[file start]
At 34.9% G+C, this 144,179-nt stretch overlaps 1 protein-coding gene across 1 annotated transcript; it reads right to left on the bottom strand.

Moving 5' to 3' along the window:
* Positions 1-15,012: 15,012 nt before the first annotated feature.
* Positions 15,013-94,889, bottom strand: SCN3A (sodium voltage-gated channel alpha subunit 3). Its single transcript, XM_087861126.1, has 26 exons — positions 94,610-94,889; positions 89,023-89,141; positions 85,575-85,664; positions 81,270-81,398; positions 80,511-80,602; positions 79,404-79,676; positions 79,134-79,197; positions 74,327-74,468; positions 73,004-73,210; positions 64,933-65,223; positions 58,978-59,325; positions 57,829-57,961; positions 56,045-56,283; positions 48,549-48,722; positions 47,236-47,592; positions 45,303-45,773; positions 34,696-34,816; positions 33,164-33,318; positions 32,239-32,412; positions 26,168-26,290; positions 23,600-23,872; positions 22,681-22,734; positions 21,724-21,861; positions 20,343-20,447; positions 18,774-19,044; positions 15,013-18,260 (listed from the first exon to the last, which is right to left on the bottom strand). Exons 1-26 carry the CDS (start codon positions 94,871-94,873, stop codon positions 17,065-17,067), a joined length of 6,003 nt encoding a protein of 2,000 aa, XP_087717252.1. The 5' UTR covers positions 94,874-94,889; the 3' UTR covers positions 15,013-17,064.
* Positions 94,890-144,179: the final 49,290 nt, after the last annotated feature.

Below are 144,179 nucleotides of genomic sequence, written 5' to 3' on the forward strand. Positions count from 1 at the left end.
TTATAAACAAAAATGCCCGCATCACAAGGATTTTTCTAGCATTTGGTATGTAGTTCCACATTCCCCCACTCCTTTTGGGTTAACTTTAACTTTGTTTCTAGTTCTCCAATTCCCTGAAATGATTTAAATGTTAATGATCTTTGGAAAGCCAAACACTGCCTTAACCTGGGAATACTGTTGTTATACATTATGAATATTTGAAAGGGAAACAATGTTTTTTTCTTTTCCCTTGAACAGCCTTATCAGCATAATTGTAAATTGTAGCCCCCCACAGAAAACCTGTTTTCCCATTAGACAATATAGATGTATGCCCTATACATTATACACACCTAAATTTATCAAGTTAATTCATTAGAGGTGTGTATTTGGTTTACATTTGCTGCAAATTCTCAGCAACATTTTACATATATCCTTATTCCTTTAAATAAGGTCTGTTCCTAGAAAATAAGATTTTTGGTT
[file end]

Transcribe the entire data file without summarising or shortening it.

At 34.9% G+C, this 144,179-nt stretch overlaps 1 protein-coding gene across 1 annotated transcript; it reads right to left on the bottom strand.

Moving 5' to 3' along the window:
* Positions 1-15,012: 15,012 nt before the first annotated feature.
* Positions 15,013-94,889, bottom strand: SCN3A (sodium voltage-gated channel alpha subunit 3). Its single transcript, XM_087861126.1, has 26 exons — positions 94,610-94,889; positions 89,023-89,141; positions 85,575-85,664; positions 81,270-81,398; positions 80,511-80,602; positions 79,404-79,676; positions 79,134-79,197; positions 74,327-74,468; positions 73,004-73,210; positions 64,933-65,223; positions 58,978-59,325; positions 57,829-57,961; positions 56,045-56,283; positions 48,549-48,722; positions 47,236-47,592; positions 45,303-45,773; positions 34,696-34,816; positions 33,164-33,318; positions 32,239-32,412; positions 26,168-26,290; positions 23,600-23,872; positions 22,681-22,734; positions 21,724-21,861; positions 20,343-20,447; positions 18,774-19,044; positions 15,013-18,260 (listed from the first exon to the last, which is right to left on the bottom strand). Exons 1-26 carry the CDS (start codon positions 94,871-94,873, stop codon positions 17,065-17,067), a joined length of 6,003 nt encoding a protein of 2,000 aa, XP_087717252.1. The 5' UTR covers positions 94,874-94,889; the 3' UTR covers positions 15,013-17,064.
* Positions 94,890-144,179: the final 49,290 nt, after the last annotated feature.

Below are 144,179 nucleotides of genomic sequence, written 5' to 3' on the forward strand. Positions count from 1 at the left end.
TTATAAACAAAAATGCCCGCATCACAAGGATTTTTCTAGCATTTGGTATGTAGTTCCACATTCCCCCACTCCTTTTGGGTTAACTTTAACTTTGTTTCTAGTTCTCCAATTCCCTGAAATGATTTAAATGTTAATGATCTTTGGAAAGCCAAACACTGCCTTAACCTGGGAATACTGTTGTTATACATTATGAATATTTGAAAGGGAAACAATGTTTTTTTCTTTTCCCTTGAACAGCCTTATCAGCATAATTGTAAATTGTAGCCCCCCACAGAAAACCTGTTTTCCCATTAGACAATATAGATGTATGCCCTATACATTATACACACCTAAATTTATCAAGTTAATTCATTAGAGGTGTGTATTTGGTTTACATTTGCTGCAAATTCTCAGCAACATTTTACATATATCCTTATTCCTTTAAATAAGGTCTGTTCCTAGAAAATAAGATTTTTGGTT